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New: Browse Annotations and Contact Members

Annotating is now more than a way to make your favorite documents more findable for others, it’s also a way to make new friends.

In our example below, dvader, a Footnote Member, has kindly labeled a keyword in a document. Clicking on that Member’s name will now bring you to their Profile page showing, among other interesting stats, the total number of annotations they have contributed.

You can then choose to view all or specific types of annotations. In this case, we find that this Member has also annotated a name, John Gibbon, in another document, which we might also be worth exploring.

Rolling our mouse over the name will pop-up a thumbnail of the document and highlight where the annotation can be found. Try it now.

If we were researching that name and wanted to share some information, we could send dvader a quick message by clicking the “Contact me” button.

Important: The “Contact me” button will only show if you have checked “Yes, allow other Footnote members to contact me” in the Communications Settings page found in Your Account.
How to connect with Members through annotations

For now, Footnote sends that message to a Member via email. The recipient’s email is never revealed on the site and it’s up to them to respond.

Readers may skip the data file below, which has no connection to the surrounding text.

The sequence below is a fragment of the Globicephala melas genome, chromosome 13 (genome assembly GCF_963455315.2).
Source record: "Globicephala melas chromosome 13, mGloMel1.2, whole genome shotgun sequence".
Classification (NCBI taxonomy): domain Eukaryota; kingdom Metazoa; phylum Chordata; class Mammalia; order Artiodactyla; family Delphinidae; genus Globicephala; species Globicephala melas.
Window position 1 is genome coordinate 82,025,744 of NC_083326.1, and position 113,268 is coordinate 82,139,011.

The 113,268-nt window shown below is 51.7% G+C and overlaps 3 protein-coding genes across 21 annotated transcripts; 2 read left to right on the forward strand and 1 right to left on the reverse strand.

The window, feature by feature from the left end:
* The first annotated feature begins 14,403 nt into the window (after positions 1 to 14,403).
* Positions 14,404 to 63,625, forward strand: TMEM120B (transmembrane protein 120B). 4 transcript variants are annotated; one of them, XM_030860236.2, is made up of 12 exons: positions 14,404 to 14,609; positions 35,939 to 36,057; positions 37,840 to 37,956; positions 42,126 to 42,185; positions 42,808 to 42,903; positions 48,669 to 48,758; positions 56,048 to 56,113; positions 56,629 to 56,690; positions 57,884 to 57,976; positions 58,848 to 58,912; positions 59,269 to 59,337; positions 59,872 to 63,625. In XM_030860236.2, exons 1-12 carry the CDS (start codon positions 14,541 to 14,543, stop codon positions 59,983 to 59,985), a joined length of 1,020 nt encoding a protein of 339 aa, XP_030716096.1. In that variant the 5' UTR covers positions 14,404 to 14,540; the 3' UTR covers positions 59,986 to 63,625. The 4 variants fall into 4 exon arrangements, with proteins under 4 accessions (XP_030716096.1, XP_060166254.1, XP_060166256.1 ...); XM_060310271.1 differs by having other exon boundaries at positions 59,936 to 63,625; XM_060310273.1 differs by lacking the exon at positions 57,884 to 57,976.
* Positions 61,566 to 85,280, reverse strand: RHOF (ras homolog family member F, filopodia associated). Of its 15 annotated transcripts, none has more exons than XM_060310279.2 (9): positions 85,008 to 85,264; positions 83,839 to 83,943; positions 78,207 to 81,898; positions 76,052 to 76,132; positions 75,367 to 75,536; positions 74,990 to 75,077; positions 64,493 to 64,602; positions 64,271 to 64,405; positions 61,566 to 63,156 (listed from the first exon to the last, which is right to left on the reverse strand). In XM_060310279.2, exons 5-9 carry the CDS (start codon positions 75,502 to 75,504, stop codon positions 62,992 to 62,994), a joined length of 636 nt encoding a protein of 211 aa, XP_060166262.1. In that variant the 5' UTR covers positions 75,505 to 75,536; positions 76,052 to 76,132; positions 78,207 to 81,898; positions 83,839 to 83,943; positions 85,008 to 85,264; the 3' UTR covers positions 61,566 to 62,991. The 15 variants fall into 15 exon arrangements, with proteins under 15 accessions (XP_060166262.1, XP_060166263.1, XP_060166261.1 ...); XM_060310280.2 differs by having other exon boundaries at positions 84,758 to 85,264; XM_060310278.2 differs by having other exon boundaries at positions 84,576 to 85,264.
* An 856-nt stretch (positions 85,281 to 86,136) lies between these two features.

We have some more robust Member communication tools in the works, but we hope this will be helpful in the meanwhile.

Another helpful feature is the ability to search from annotations. In the example below, I clicked on “Search for: John Gibbon” and quickly found a Matthew B. Brady portrait that I didn’t know we had.
Search from annotations

Better viewing quality of your uploaded images

If The National Archives can trust us with its content, we hope you can, too. We archive all of your uploaded images for safe-keeping and have improved the Viewer quality for them.

Those of you who have uploaded content already, don’t worry. We kept copies of your images with their original quality intact. They have now been reprocessed to give you and others the best viewing experience possible.

Check out the detail in this map from the Library of Congress.

As always, we want to make Footnote better. So please don’t hesitate to send us your comments and other feedback.

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